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Gaming Evolution
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Gaming Evolution
Gaming Evolution
Published By: D3Publisher
Developed By: Papaya Studios
Genre: Third-Person Action
Players: 1
Rated: E10+ (Cartoon Violence)
Release Date: October 5, 2010
Screenshots: Link
Amazon: Buy Now!
Written By: Matthew Prunty








October 24, 2010 - While being a newcomer to the Ben 10 videogames; which are based off the popular Cartoon Network TV show, you could see signs of a solid title early on in the development of Ben 10: Ultimate Alien: Cosmic Destruction. From the action to the character animations, developer Papaya Studios was looking to ensure that the universe of Ben 10 was presented faithfully and packed the right mix of action and adventure that has made the TV show a hit. While many may look upon the videogame adaptations in a different light than the source material, it’s safe to say that Papaya Studios and D3Publisher have stepped up to the plate and created an experience that is truly worthy of the Ben 10 name. Now how well does the game play…

For those not familiar with the Ben 10 TV show or past videogames, it’s all about a boy named Ben Tennyson who finds an alien pod. Upon examining the pod, he discovers a mysterious, watch-like device called the Omnitrix. The device see’s Ben as “the one” and affixes itself to his wrist permanently, which gives him the ability to transform into a variety of alien life-forms, each possessing its own unique abilities. With these new abilities at his disposal, Ben partners with his cousin Gwen and Grandpa Max to embark on an epic journey to fight off evil, both extraterrestrial and earthly. Fast-forward a few years and Ben is now 16 years old and his trusty Omnitrix has been destroyed, which has forced him to master a new, more power device known as the Ultimatrix. This new gauntlet-like device allows Ben access to all his power and abilities from the Omnitrix, but also the ability to evolve his alien forms into stronger and more powerful versions (ultimate forms).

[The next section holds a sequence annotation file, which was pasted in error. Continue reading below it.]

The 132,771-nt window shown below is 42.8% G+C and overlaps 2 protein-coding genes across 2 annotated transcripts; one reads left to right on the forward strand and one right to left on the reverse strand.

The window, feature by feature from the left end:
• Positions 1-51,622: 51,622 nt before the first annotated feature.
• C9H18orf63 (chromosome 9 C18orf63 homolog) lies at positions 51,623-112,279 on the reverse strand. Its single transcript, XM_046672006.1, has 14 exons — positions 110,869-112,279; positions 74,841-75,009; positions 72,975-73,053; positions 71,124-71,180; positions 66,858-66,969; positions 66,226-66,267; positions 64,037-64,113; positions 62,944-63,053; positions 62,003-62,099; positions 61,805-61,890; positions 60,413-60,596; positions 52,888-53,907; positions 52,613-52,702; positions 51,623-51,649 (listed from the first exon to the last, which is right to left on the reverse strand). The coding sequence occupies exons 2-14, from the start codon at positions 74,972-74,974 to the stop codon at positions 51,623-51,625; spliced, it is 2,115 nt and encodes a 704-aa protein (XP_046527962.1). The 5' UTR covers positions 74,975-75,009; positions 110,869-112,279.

Now that you are caught up on the history of the Ben 10 TV show, the story within Ben 10: Ultimate Alien: Cosmic Destruction begins with Ben having trouble working his Ultimatrix at the same time his partners Gwen and Kevin are fighting the Forever Knights. Ben is soon contacted by Jimmy Jones who informs him that a massive cosmic storm is on the outskirts of the galaxy, which is making its way towards Earth. Ben and his friends soon stumble upon some information that may have the earth from total destruction. It seems that a hidden artifact, which was placed on earth by Azimuth and his Galvan people many centuries ago, is the key to stopping the oncoming cosmic storm that threatens the Earth. The artifact was broken into several pieces and was scatter across the globe, which forces Ben, Gwen and Kevin to start on an epic journey in order to piece the artifact back together and save Earth.

Ben Tennyson, the boy of action, has the ability to transform into 17 distinct alien forms taken directly from the Ben 10: Ultimate Alien TV show, five of which are “ultimate” versions of popular characters. Some of his transformations include Armodrillo, WaterHazard, AmpFibian, Teraspin and NRG. Depending on whether you have an Xbox 360, PS3 or both, Papaya Studios threw in some exclusive characters, which will definitely appeal to the hardcore Ben 10 fans. For those who pick up the Xbox 360 version of the game, you will gain access to Rath, while PS3 console owners will be able to access Four Arms.



Each mission you embark on will give you access to ten alien forms, of which you choose four to take into battle. Playing as Ben, you will have the option to choose whichever four alien forms you want, or simply go with the recommendations that the game gives you. For the most part, the team the game recommends will come through each and every time, however having the ability to build your own super team is a nice touch for players to create their own experience. Each and every alien form has its own appearance, voice and special attacks which keeps the action interesting. The reason behind the game recommending a team for you to take into each mission is because there are levels that will require certain alien forms. For example, Humungousaur is a strong character that’s able to move objects and turn massive mechanical cranks. If you are on a level where he’s needed and he’s not in your roster of transformations, certain areas won’t be accessible. A nice touch added to the game is being able to switch alien forms on the fly, which can and will keep the battle sequences interesting, while also saving your hide if you get stuck in a sticky situation. You are able to make the alien forms to a direction on the D-pad, allowing you to switch from NRG and Armodrillo on the fly.